Responding to Trespass Allegations
If you are challenged whilst paddling, always:
- Be courteous, calm and polite, and attempt to defuse the situation through positive dialogue.
- Seek to find positive ways of working with other water users, for example passing by anglers with minimal disruption (following our Code of Conduct[ii]).
- Avoid anything that could be interpreted as Aggravated Trespass, such as a breach of the peace, or conspiracy to trespass as these are criminal offences.
- Do not to admit trespass under any circumstances, or give your name or contact details unless a Police Officer asks for them (see below).
- If necessary complete the British Canoeing Incident Report[iii]
Ordinarily you are not under any obligation to give any personal details (such as your name or address) to any person other than a Police Officer. In the case of a Police Officer having been summoned, the officer should be informed, in a positive manner, of the circumstances and that it is a civil matter and the police has no jurisdiction. However, always be aware of the need to cooperate with any requests a Police Officer makes, in a polite and open manner. If the Police have been called to an incident, it would be beneficial for British Canoeing to be notified of this, along with any relevant details such as the Police Officer’s details.
An Environment Agency water bailiff, on production of a warrant, has the powers of a Police Officer, but only in relation to specific angling and fisheries related issues/laws[iv], such as poaching, fishing without a license or damage to spawning beds. You are not under any obligation to provide any personal details to an Environment Agency bailiff, as they are not empowered to engage in issues relating to navigation. Where there is a real risk of disturbance to spawning grounds an Environment Agency bailiff may ask you to leave the water. Although there is no legal power for this to be enforced we would strongly recommend working with the bailiff to do this (or find a suitable way of continuing your journey) in order to help prevent any environmental damage.[v]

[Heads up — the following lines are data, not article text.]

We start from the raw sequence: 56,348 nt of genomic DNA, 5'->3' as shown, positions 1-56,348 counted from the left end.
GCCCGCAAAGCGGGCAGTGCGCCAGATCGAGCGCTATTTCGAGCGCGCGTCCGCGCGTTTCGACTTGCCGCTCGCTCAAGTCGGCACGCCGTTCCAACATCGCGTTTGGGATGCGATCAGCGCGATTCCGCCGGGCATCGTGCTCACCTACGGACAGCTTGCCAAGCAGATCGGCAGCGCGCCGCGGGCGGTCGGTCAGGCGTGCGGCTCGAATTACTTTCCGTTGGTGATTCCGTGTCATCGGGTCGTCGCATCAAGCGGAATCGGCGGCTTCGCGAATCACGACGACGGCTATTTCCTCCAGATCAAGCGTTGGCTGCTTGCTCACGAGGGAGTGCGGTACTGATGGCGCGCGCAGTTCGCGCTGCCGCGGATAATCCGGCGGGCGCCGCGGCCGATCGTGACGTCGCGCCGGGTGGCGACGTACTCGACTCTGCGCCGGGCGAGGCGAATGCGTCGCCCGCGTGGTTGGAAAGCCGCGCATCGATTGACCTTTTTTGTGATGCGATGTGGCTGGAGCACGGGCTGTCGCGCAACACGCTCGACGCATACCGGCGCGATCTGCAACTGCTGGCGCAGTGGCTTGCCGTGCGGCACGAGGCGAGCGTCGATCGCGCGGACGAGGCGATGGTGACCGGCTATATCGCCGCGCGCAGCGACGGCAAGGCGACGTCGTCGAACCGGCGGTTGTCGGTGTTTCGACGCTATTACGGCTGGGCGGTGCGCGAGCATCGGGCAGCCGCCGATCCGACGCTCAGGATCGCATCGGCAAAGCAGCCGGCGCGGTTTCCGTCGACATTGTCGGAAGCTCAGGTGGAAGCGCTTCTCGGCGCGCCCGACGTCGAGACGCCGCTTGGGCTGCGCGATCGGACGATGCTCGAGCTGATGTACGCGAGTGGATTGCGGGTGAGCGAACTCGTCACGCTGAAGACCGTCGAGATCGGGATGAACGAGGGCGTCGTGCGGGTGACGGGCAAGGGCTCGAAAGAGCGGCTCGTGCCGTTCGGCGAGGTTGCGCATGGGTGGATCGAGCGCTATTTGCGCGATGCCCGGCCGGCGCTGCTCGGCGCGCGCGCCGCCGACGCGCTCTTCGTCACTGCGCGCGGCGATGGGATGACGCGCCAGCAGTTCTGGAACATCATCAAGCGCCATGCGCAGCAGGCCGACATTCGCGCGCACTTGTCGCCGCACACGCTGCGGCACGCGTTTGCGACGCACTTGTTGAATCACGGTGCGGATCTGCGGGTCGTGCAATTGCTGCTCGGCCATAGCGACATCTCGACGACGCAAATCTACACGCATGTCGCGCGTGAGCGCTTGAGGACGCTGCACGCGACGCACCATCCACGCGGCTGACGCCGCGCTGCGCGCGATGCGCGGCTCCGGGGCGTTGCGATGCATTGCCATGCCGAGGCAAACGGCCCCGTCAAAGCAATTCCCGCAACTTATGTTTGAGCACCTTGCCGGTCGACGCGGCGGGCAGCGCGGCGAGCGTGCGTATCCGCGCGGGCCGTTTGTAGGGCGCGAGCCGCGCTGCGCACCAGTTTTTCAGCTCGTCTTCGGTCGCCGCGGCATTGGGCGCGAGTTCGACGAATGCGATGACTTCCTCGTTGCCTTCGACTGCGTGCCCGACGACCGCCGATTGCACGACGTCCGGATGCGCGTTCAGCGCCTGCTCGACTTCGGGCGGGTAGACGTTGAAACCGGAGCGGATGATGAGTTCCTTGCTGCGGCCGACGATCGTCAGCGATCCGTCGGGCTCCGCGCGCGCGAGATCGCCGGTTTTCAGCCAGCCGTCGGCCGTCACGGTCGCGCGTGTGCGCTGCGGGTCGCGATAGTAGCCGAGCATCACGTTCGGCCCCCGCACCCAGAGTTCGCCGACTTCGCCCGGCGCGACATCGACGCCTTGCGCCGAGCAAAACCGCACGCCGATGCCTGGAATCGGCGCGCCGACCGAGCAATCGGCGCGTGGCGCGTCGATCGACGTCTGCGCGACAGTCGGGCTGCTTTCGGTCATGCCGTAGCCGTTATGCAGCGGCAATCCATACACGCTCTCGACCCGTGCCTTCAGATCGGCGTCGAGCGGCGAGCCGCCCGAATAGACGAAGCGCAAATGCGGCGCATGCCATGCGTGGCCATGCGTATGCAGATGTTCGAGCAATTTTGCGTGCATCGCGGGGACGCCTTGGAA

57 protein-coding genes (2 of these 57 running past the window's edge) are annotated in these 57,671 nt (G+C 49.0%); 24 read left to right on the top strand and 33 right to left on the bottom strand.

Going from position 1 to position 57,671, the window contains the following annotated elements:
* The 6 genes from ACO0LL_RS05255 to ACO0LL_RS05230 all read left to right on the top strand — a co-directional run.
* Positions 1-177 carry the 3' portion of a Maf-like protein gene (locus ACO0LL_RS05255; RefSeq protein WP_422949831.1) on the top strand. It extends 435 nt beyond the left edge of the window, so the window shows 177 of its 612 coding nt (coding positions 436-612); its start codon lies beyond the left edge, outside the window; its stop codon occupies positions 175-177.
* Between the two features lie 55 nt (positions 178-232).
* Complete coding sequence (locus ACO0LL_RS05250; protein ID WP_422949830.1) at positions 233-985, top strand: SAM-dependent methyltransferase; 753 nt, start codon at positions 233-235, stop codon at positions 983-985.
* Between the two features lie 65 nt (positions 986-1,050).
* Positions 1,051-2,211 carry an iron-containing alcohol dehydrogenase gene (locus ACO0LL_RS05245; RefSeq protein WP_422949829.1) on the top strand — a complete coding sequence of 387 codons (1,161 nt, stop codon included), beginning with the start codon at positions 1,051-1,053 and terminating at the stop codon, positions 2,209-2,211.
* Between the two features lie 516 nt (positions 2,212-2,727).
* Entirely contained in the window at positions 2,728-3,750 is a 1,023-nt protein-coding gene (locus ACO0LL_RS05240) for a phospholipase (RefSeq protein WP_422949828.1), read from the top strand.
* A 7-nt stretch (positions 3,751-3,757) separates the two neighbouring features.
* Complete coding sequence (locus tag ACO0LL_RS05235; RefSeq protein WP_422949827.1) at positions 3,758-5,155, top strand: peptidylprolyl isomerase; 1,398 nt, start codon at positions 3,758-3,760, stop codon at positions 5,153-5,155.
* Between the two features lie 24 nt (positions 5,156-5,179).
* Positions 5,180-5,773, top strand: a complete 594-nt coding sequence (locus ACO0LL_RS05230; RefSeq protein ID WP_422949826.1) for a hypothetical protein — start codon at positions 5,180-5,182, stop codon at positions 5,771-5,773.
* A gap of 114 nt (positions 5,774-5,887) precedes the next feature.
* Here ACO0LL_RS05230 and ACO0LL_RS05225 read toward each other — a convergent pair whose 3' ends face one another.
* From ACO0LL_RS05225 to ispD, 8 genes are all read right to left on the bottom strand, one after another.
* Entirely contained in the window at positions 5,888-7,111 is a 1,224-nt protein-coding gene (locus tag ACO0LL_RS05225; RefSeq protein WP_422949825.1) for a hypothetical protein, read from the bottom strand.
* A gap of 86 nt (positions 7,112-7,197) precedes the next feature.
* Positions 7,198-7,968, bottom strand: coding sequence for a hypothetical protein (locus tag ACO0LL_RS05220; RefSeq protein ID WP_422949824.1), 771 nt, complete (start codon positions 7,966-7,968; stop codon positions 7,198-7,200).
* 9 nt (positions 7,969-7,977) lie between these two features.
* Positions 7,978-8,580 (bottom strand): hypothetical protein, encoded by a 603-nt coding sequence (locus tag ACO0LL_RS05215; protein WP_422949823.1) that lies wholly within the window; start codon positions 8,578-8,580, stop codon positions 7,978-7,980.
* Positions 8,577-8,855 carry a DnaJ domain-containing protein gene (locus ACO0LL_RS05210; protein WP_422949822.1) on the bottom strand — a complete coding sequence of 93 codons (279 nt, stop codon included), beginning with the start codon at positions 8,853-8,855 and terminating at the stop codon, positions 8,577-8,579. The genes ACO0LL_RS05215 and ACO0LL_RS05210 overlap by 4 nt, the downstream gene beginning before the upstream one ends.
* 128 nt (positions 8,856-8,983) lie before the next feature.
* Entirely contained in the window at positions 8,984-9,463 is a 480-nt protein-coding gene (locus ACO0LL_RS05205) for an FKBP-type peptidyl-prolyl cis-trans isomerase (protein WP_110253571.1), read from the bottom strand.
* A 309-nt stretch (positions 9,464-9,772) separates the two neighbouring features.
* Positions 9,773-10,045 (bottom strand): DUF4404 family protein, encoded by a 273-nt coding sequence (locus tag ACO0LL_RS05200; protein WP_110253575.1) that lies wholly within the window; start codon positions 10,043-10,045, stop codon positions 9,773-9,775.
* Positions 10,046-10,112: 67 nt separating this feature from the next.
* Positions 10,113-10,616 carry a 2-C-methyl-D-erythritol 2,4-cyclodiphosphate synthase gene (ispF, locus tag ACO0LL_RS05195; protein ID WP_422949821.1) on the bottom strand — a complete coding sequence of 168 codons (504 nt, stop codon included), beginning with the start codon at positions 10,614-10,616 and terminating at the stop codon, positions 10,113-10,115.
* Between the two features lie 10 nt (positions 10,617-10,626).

Bailiffs, gamekeepers or other representatives of either landowners or angling clubs are not authorised to demand personal details or to enforce any aspect of navigation or access legislation. However, we would remind all paddlers of the need to always be polite and courteous.
Should canoeists experience threatening or disorderly behaviour intended to harass, alarm or distress paddlers the incident should be reported to the Police and a Crime Number gained. British Canoeing should also be informed.
The Criminal Justice Act 1994 introduced the criminal offence of Aggravated Trespass. This should not be confused with Civil Trespass, which is a civil offence. To commit Aggravated Trespass you must first be trespassing; whilst trespassing you must also have the intention of obstructing or disrupting a lawful activity (such as hunting, shooting or fishing) or intimidating those engaged in such lawful activities[vi]. Canoeists should not fall foul of this law if they canoe in a peaceful and considerate manner. We have no indication as to how the Police, the Crown Prosecution Service and the Courts will interpret the act where paddlers might be involved.
Trespass Cover within British Canoeing’s Public Liability Insurance
British Canoeing’s members are protected against Civil Trespass claims as part of the third party liability insurance. Please notify us[vii] as soon as possible if there is the prospect of such a claim being made against you.
The cover only provides protection against Civil Trespass claims – not the criminal offence of Aggravated Trespass or any other criminal charges that could be levelled. We would draw attention again for paddlers to be aware of their behaviour on/by the water and to respond to all other users, land owners and others on our rivers in an open, polite and cooperative manner. This will reduce the possibility of Civil Trespass being escalated into other charges. Attention should be drawn to the criteria shown above for Aggravated Trespass, particularly that relating to intentional disruption or obstruction of a lawful activity.
The insurance cover simply allows for members to be covered against claims made against them. The method and process for settling the claim would be at the discretion of the insurers.
[i] For more information regarding British Canoeing’s policy and position regarding Public rights of navigation please see our accompanying Position Statement on Shared Use
[iv] For example the Salmon and Freshwater Fisheries Act
[v] For more information see Guidance for Environment Agency Fisheries Bailiffs – Canoeing and Fisheries (2007)